Grapes are cultivated on a very wide range of soils from gravelly sands to clays that can be of high or poor fertility.
The heaviest crops come from vines on deep fertile soils that allow rooting to 3- 5m or more. However, the quality of the fruit for winemaking using traditional vineyard practices is usually better on shallower, less fertile soils. On these, poorer soils, vine growth is less strong and ripening starts earlier and is a slower process. Thus, under these more stressful growth conditions, the fruit is firmer, of better balance, and the wine produced has a richer aroma and flavor.
Generally, one should avoid very heavy clays or very shallow soils, poorly drained sites and those with a high concentration of salts. Soil pH is also important, although vines will tolerate pH’s in the range of 4.5 to 8.5.
Soil pH will affect the availability of nutrients to the vine. In cool climates, vines grown in soils above pH 7.3 are prone to iron chlorosis.
Nutrient availability in the soil depends upon a range of factors including the nutrient concentration and ratio in the soil; rooting depth; soil water supply and the use of cover crops, mulches or cultivation.
Lack of available water during early growth results in wilting of leaves and succulent shoots. At the first sign of drought, normally rapidly growing tips become more grayish green, like the mature leaves.
Tendril die back and drop is also a useful indicator of early drought stress. Drought or restricted moisture availability during rapid berry enlargement will restrict berry size and have a direct effect on yield and quality. Wine grape yield is largely influenced by the amount of water available for growth between flowering and veraison. This has been confirmed in trials in Spain using moderate amounts of water.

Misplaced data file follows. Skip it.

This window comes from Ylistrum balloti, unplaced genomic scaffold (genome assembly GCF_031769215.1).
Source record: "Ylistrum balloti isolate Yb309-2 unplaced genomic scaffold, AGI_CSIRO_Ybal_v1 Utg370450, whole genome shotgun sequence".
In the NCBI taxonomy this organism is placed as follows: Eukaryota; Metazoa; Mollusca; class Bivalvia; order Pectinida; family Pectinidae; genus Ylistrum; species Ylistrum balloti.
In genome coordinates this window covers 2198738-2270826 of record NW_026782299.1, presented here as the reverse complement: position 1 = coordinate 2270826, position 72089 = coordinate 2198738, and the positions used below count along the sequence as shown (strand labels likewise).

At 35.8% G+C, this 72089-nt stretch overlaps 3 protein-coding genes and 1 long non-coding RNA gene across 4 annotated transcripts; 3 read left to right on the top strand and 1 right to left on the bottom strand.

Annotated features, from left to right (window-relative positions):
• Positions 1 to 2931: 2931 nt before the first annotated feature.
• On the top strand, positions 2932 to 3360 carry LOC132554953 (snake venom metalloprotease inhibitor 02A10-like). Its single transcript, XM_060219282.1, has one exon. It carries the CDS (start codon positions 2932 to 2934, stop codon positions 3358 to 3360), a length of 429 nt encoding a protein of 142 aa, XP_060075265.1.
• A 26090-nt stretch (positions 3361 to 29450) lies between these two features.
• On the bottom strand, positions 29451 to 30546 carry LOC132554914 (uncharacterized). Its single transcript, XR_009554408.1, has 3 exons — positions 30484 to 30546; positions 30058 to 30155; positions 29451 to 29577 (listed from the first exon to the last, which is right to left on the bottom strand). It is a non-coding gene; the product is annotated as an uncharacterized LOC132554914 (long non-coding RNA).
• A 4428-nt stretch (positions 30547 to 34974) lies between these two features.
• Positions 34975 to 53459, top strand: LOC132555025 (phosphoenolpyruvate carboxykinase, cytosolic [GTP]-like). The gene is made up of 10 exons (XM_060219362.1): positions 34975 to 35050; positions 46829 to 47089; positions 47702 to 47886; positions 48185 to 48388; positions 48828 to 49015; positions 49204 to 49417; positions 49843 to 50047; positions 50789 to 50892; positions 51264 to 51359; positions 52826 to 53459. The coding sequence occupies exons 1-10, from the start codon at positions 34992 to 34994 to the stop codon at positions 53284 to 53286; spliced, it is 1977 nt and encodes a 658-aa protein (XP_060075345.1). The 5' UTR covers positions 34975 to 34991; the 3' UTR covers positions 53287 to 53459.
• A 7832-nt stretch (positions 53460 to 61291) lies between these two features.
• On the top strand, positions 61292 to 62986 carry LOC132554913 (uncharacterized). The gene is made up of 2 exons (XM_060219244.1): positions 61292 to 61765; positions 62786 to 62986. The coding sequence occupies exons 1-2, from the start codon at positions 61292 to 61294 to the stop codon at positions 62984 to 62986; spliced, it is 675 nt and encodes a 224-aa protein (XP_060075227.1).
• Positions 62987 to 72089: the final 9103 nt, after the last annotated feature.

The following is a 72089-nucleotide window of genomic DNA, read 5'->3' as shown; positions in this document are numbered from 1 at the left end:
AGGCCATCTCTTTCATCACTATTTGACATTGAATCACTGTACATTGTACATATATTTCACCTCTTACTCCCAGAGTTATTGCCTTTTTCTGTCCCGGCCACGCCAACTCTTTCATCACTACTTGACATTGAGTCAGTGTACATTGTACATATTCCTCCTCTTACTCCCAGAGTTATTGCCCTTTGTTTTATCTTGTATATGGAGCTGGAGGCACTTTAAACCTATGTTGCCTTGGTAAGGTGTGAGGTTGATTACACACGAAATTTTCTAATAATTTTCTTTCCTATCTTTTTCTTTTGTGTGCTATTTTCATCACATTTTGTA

Irrigation can also improve wine grape quality by ensuring that vines maintain active growth, especially in drier climates.
In the same Spanish trials, irrigation had no effect on °Baumé in white grapes, but reduced °Baumé in red wine grapes. The pH of the wine was also reduced, but there was no effect on wine color. Recent trials by Yara Iberia have shown similar effects.
However, it is important not to use excessive irrigation as too much water can lead to loss in quality; monitoring soil moisture is essential. A slight shortage in water just as maturity is approaching can hasten ripening by limiting shoot growth and reducing berry size by shrinkage. This increases the sugar content in the grape and also boosts wine color by increasing anthocyanin content.
In general, for maximum productivity, vineyards require between 400-1350 mm (4000 to 13500 m3/ha) of available water, per year, depending upon climate, soil, variety, etc. Thus, irrigation and fertigation is increasingly practiced in many countries, especially where rainfall is limiting vine growth.
Soil water management is critical to good quality wine production. When soils are too dry, yield and quality is reduced. However if soils are waterlogged for prolonged periods the result is root death, restricted vine growth and poor wine quality.
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